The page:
Yet again, I managed to miss the Days of Open Cellars in Svätý Jur this year. They don’t exactly advertise themselves well. Neither do any of the events taking place on what is known as the Small Carpathians Wine Route (Malokarpatská vínna cesta) exactly advertise themselves. Yet for the traveler with the canny eye for doing something a bit different (it does help if your girlfriend’s mum is a wine connoisseur of course; there’s us pictured), there is usually something going on most months that’s wine-related in the hills just north of Bratislava. In fact, spending the evening wine tasting is very much part of tradition in Slovakia (albeit not quite up there with the tradition of downing copious amounts of fruit brandy).
The other week we went to the Trnava wine tasting, in the culture house there. If you ever see the streets of Trnava relatively deserted, maybe that’s because the entire population is out sampling local wines. At least, thus it seemed like on this particular night!
What I liked about the event was that it was a great advert for Slovak culture. In Slovakia, when it comes to drinking, the stereotypical image is of old men in sterile krčmy (pubs) without windows so their wives can’t see them. Yet here were a sophisticated group of people, young and old alike, nosing and sipping wine and giving their opinion on it.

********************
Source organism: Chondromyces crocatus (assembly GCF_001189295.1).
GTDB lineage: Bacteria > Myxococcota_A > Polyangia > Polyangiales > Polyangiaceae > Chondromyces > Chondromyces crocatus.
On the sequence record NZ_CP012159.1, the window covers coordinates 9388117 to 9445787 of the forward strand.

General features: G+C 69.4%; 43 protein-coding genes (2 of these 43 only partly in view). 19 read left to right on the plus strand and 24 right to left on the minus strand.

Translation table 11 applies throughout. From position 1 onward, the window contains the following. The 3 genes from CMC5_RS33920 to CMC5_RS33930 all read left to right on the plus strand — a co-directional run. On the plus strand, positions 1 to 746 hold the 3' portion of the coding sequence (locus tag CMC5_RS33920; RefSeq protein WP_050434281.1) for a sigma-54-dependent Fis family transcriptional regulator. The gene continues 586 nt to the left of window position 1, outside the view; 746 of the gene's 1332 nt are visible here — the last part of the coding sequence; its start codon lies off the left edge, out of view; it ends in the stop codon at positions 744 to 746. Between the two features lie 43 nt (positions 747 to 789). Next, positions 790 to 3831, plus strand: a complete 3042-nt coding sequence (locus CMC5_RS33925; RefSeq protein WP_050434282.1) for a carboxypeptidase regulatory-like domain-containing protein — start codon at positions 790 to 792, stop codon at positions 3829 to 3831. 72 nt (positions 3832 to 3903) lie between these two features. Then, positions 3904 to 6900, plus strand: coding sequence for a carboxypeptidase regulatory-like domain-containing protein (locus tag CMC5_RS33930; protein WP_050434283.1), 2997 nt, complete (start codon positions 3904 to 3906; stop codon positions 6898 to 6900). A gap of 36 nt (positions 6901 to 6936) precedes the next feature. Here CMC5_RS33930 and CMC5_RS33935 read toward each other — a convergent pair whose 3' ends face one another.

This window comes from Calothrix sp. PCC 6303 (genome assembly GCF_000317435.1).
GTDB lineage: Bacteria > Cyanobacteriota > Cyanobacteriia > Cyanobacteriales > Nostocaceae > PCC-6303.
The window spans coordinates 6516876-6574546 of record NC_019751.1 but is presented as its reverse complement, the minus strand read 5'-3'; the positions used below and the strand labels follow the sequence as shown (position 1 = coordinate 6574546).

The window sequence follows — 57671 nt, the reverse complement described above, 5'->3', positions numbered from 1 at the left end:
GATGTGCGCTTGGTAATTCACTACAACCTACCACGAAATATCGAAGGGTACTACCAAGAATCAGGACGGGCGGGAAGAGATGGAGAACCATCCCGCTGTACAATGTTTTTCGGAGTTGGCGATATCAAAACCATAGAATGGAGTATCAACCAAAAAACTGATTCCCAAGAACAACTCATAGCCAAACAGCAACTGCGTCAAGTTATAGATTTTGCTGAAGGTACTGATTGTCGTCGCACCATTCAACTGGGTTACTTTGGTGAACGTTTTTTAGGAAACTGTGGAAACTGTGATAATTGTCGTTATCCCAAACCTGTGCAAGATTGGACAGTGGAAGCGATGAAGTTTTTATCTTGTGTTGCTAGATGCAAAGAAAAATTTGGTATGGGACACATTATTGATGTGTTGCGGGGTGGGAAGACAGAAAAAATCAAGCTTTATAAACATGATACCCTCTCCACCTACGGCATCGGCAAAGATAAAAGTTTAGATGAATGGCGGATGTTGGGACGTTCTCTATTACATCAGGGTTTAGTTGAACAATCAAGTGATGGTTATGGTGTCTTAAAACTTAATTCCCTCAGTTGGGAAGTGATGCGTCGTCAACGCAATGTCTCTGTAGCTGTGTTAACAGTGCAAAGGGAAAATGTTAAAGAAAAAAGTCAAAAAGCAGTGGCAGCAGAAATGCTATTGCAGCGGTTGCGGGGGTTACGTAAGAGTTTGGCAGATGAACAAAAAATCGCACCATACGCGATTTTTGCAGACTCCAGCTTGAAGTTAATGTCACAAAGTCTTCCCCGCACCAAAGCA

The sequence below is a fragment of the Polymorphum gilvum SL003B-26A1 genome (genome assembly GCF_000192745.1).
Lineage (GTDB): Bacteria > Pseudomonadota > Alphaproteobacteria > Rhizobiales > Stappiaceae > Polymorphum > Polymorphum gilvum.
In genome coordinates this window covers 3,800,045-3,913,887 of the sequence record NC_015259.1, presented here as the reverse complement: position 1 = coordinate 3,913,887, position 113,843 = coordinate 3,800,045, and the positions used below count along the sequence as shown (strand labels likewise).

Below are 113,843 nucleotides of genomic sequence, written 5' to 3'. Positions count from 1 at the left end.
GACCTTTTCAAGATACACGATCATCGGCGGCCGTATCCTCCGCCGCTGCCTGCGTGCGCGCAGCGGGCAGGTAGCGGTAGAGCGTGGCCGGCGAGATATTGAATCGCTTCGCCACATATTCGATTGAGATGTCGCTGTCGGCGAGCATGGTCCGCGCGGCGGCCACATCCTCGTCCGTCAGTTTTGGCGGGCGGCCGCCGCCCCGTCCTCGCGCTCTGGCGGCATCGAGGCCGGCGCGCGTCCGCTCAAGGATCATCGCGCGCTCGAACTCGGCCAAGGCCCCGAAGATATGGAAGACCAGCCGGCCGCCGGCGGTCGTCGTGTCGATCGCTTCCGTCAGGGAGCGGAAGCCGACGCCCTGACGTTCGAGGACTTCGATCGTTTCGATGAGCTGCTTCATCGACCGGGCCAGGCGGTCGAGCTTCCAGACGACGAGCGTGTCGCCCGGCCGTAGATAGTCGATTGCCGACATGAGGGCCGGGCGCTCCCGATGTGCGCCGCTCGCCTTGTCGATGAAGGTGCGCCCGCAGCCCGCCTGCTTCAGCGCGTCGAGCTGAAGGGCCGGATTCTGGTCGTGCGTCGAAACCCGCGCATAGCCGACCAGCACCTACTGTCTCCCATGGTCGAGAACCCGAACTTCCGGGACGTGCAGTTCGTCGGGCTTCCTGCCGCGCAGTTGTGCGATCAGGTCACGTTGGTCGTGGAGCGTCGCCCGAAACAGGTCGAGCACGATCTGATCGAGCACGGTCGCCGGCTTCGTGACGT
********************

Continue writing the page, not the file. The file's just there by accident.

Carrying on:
Within the Small Carpathians wine region, there are many such events, with a different wine producer taking it in turn to play hosts. On this night it was the Daniel Sekera wine producer and the wines were mostly from close to Trnava, although there were other vintages to sample too (including a really good white port). At the beginning of the night, a long table (stretching the entire length of one side of the town hall in this case) is set up and a stunning variety of wines (in excess of one hundred) is set up. Visitors first come in to buy a block of tickets which then entitles them to anything between one and five tastings, depending on the quality of the wine they want a glass of. There is then a menu given to them from which they choose their desired wine, nibbles provided as an accompaniment and then… you’re off.
Sure, people do get quietly drunk at these events (they are Slovaks after all). But it’s also about appreciation, at least until after the first four or five glasses. No one outside Slovakia really goes to these events because you have to be in with the in crowd to know about them. Slovak wine makers have only ever really cared about a domestic market. During Communism a collective farm known as a družtvo would concentrate on the production of low-quality wine that served the former Soviet Union and after 1989 Slovak winemakers found it very hard to start competing with already-established good-quality European wines. That’s all a big shame.
Tokaj wine itself, Slovakia’s most-famed wine, will be the subject of another post on this blog. But the wines from the Orešany region I tried here were delicious with the whites, I would say, generally superior to the reds. (There’s actually a reason why – Slovakia’s climate is less well suited to the ripening of red grapes where as white varieties grow perfectly.)
Anyway, there are some great wine events coming up in the coming months in Slovakia. More about them in other posts soon.
NEXT ON THE JOURNEY: You’ve come to Trnava to wine, now we’re sending you 28km west into the Small Carpathian hills proper for great goulash, at Furmanska Krčma
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